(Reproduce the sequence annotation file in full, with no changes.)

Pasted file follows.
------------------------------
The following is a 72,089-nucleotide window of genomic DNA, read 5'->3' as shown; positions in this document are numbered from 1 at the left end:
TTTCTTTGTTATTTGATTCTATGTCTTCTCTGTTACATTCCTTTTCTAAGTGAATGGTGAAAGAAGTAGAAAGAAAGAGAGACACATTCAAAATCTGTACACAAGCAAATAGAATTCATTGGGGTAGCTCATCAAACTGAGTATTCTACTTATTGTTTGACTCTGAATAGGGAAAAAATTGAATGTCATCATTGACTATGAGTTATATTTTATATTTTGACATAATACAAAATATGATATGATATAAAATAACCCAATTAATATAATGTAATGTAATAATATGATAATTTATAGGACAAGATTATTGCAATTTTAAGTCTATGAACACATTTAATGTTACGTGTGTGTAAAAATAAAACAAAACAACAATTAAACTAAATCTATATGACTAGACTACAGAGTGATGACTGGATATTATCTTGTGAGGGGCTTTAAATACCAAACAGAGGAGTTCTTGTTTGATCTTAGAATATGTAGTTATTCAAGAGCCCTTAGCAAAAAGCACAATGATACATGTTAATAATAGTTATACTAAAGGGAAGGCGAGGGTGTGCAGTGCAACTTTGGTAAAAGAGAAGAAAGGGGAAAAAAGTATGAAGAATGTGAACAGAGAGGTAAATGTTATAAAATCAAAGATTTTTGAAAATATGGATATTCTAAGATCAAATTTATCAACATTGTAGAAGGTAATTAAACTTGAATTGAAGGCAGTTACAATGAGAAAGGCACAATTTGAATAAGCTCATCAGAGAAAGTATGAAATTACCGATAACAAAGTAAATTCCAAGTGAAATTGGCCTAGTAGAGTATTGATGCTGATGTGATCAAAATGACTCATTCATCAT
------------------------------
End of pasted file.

The following is a 72,089-nucleotide window of genomic DNA, read 5'->3' as shown; positions in this document are numbered from 1 at the left end:
TTTCTTTGTTATTTGATTCTATGTCTTCTCTGTTACATTCCTTTTCTAAGTGAATGGTGAAAGAAGTAGAAAGAAAGAGAGACACATTCAAAATCTGTACACAAGCAAATAGAATTCATTGGGGTAGCTCATCAAACTGAGTATTCTACTTATTGTTTGACTCTGAATAGGGAAAAAATTGAATGTCATCATTGACTATGAGTTATATTTTATATTTTGACATAATACAAAATATGATATGATATAAAATAACCCAATTAATATAATGTAATGTAATAATATGATAATTTATAGGACAAGATTATTGCAATTTTAAGTCTATGAACACATTTAATGTTACGTGTGTGTAAAAATAAAACAAAACAACAATTAAACTAAATCTATATGACTAGACTACAGAGTGATGACTGGATATTATCTTGTGAGGGGCTTTAAATACCAAACAGAGGAGTTCTTGTTTGATCTTAGAATATGTAGTTATTCAAGAGCCCTTAGCAAAAAGCACAATGATACATGTTAATAATAGTTATACTAAAGGGAAGGCGAGGGTGTGCAGTGCAACTTTGGTAAAAGAGAAGAAAGGGGAAAAAAGTATGAAGAATGTGAACAGAGAGGTAAATGTTATAAAATCAAAGATTTTTGAAAATATGGATATTCTAAGATCAAATTTATCAACATTGTAGAAGGTAATTAAACTTGAATTGAAGGCAGTTACAATGAGAAAGGCACAATTTGAATAAGCTCATCAGAGAAAGTATGAAATTACCGATAACAAAGTAAATTCCAAGTGAAATTGGCCTAGTAGAGTATTGATGCTGATGTGATCAAAATGACTCATTCATCAT